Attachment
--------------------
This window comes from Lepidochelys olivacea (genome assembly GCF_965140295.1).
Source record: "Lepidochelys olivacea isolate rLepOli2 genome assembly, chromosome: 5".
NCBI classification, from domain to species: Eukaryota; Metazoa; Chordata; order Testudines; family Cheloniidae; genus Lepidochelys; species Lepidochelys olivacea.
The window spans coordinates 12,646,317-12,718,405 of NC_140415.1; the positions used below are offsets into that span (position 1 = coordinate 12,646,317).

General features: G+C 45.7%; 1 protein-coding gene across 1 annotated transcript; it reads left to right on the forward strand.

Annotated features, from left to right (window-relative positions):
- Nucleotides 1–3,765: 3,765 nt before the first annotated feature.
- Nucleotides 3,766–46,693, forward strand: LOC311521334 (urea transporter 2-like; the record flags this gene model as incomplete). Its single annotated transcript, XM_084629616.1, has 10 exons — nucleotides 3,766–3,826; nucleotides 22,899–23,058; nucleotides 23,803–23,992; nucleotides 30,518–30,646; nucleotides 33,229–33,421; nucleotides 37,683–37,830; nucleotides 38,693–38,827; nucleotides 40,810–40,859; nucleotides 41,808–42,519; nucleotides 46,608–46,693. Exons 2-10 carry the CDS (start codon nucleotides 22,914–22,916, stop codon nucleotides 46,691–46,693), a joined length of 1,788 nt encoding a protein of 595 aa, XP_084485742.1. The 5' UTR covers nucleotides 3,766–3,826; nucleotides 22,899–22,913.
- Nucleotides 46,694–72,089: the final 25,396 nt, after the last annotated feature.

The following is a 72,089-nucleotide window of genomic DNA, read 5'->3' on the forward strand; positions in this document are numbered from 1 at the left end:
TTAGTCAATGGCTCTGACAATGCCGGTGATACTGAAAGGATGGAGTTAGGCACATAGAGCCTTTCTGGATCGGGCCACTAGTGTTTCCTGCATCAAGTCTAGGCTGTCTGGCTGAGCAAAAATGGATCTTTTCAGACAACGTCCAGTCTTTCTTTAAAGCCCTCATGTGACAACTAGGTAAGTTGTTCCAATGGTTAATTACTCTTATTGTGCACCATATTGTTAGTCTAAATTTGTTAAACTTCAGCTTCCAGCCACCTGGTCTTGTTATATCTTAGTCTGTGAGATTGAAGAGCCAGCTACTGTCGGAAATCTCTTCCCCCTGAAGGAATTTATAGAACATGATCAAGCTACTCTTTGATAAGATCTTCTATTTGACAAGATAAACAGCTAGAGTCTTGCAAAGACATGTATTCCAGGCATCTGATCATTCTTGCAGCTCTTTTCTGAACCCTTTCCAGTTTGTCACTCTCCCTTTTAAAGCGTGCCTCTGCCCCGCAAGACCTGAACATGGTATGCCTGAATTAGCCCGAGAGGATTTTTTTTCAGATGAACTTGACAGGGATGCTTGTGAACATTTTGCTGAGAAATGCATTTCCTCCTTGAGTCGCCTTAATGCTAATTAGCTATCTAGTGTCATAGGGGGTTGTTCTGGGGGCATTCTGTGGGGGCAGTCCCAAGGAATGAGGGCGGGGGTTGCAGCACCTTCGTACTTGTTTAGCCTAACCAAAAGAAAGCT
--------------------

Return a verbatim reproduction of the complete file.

This window comes from Lepidochelys olivacea (genome assembly GCF_965140295.1).
Source record: "Lepidochelys olivacea isolate rLepOli2 genome assembly, chromosome: 5".
NCBI classification, from domain to species: Eukaryota; Metazoa; Chordata; order Testudines; family Cheloniidae; genus Lepidochelys; species Lepidochelys olivacea.
The window spans coordinates 12,646,317-12,718,405 of NC_140415.1; the positions used below are offsets into that span (position 1 = coordinate 12,646,317).

General features: G+C 45.7%; 1 protein-coding gene across 1 annotated transcript; it reads left to right on the forward strand.

Annotated features, from left to right (window-relative positions):
- Nucleotides 1–3,765: 3,765 nt before the first annotated feature.
- Nucleotides 3,766–46,693, forward strand: LOC311521334 (urea transporter 2-like; the record flags this gene model as incomplete). Its single annotated transcript, XM_084629616.1, has 10 exons — nucleotides 3,766–3,826; nucleotides 22,899–23,058; nucleotides 23,803–23,992; nucleotides 30,518–30,646; nucleotides 33,229–33,421; nucleotides 37,683–37,830; nucleotides 38,693–38,827; nucleotides 40,810–40,859; nucleotides 41,808–42,519; nucleotides 46,608–46,693. Exons 2-10 carry the CDS (start codon nucleotides 22,914–22,916, stop codon nucleotides 46,691–46,693), a joined length of 1,788 nt encoding a protein of 595 aa, XP_084485742.1. The 5' UTR covers nucleotides 3,766–3,826; nucleotides 22,899–22,913.
- Nucleotides 46,694–72,089: the final 25,396 nt, after the last annotated feature.

The following is a 72,089-nucleotide window of genomic DNA, read 5'->3' on the forward strand; positions in this document are numbered from 1 at the left end:
TTAGTCAATGGCTCTGACAATGCCGGTGATACTGAAAGGATGGAGTTAGGCACATAGAGCCTTTCTGGATCGGGCCACTAGTGTTTCCTGCATCAAGTCTAGGCTGTCTGGCTGAGCAAAAATGGATCTTTTCAGACAACGTCCAGTCTTTCTTTAAAGCCCTCATGTGACAACTAGGTAAGTTGTTCCAATGGTTAATTACTCTTATTGTGCACCATATTGTTAGTCTAAATTTGTTAAACTTCAGCTTCCAGCCACCTGGTCTTGTTATATCTTAGTCTGTGAGATTGAAGAGCCAGCTACTGTCGGAAATCTCTTCCCCCTGAAGGAATTTATAGAACATGATCAAGCTACTCTTTGATAAGATCTTCTATTTGACAAGATAAACAGCTAGAGTCTTGCAAAGACATGTATTCCAGGCATCTGATCATTCTTGCAGCTCTTTTCTGAACCCTTTCCAGTTTGTCACTCTCCCTTTTAAAGCGTGCCTCTGCCCCGCAAGACCTGAACATGGTATGCCTGAATTAGCCCGAGAGGATTTTTTTTCAGATGAACTTGACAGGGATGCTTGTGAACATTTTGCTGAGAAATGCATTTCCTCCTTGAGTCGCCTTAATGCTAATTAGCTATCTAGTGTCATAGGGGGTTGTTCTGGGGGCATTCTGTGGGGGCAGTCCCAAGGAATGAGGGCGGGGGTTGCAGCACCTTCGTACTTGTTTAGCCTAACCAAAAGAAAGCT